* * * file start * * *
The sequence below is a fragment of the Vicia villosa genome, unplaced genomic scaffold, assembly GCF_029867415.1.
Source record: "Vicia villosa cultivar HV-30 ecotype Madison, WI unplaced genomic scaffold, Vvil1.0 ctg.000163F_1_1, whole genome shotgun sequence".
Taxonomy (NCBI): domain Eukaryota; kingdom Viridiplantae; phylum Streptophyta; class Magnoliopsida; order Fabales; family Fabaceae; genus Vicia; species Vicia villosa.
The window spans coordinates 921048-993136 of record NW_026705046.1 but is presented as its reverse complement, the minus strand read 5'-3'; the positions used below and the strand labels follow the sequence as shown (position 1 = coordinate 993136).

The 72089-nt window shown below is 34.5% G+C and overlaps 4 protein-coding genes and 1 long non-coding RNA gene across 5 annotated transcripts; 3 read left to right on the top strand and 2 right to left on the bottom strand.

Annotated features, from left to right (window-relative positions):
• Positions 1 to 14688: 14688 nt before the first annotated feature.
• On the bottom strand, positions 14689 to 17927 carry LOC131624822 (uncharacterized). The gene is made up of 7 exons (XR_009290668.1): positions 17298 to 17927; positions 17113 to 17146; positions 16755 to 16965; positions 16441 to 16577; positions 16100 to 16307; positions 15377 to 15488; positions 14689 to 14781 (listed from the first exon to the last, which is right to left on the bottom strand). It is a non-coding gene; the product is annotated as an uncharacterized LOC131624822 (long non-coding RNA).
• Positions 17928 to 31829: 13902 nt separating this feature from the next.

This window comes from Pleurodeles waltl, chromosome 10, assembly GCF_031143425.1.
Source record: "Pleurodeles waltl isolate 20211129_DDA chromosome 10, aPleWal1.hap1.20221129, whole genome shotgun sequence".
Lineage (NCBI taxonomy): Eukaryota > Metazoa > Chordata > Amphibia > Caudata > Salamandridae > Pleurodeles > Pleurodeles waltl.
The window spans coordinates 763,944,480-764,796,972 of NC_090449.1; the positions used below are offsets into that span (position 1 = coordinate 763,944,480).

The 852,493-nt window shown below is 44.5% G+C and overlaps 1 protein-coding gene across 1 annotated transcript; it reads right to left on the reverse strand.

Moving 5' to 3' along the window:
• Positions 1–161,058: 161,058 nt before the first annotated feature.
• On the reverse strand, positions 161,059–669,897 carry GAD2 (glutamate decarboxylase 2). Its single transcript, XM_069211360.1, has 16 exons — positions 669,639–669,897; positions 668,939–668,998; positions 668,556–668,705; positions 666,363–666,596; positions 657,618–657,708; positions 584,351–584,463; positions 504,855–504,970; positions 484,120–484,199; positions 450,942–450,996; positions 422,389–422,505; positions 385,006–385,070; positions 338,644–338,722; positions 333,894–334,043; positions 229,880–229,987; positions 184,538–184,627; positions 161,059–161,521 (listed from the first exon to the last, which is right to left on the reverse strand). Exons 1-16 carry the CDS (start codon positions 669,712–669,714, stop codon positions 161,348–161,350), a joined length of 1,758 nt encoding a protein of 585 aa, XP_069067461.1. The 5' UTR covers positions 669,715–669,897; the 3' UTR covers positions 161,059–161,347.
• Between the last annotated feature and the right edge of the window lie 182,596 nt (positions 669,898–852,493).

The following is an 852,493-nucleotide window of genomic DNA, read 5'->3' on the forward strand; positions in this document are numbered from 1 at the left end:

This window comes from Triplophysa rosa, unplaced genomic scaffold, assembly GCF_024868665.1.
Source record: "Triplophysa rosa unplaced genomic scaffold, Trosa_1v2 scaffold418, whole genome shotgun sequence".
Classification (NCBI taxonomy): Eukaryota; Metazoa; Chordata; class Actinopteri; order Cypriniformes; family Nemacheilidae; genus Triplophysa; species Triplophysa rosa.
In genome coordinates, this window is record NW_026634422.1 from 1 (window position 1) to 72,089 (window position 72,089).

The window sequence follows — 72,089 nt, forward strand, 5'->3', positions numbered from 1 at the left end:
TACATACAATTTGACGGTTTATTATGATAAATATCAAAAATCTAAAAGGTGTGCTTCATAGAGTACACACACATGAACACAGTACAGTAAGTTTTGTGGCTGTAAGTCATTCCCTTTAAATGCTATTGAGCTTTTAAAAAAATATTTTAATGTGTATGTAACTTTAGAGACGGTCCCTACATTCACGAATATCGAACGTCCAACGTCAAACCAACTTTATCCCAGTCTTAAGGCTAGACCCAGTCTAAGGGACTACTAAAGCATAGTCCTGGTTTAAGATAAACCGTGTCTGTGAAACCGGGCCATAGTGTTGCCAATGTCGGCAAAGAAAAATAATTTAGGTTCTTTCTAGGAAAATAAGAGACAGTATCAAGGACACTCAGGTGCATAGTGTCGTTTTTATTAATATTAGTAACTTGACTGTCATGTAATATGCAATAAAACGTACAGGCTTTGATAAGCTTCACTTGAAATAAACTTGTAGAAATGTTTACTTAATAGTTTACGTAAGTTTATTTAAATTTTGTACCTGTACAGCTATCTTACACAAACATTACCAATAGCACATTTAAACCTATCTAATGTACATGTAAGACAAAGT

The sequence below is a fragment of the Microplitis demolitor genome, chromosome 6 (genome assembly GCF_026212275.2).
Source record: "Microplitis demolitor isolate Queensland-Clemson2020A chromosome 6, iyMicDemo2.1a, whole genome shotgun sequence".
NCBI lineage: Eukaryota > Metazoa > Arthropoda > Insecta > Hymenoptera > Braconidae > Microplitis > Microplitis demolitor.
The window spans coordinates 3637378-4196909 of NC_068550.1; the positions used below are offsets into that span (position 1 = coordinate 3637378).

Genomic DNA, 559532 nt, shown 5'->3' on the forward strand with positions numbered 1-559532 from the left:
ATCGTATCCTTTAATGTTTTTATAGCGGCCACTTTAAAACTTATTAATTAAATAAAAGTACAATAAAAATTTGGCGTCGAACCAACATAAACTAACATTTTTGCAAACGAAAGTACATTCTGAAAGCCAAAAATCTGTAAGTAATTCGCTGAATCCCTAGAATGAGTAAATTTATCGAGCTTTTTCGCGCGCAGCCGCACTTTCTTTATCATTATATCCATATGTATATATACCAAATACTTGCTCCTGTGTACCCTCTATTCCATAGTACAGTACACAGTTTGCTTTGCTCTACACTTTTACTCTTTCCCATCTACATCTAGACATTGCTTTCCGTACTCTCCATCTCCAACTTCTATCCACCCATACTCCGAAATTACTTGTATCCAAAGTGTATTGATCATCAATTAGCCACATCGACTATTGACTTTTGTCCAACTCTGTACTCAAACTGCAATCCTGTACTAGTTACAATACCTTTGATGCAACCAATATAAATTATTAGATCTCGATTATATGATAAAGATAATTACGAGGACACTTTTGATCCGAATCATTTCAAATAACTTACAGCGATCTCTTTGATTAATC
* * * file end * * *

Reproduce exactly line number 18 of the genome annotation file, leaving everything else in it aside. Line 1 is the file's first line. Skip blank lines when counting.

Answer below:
• Between the last annotated feature and the right edge of the window lie 182,596 nt (positions 669,898–852,493).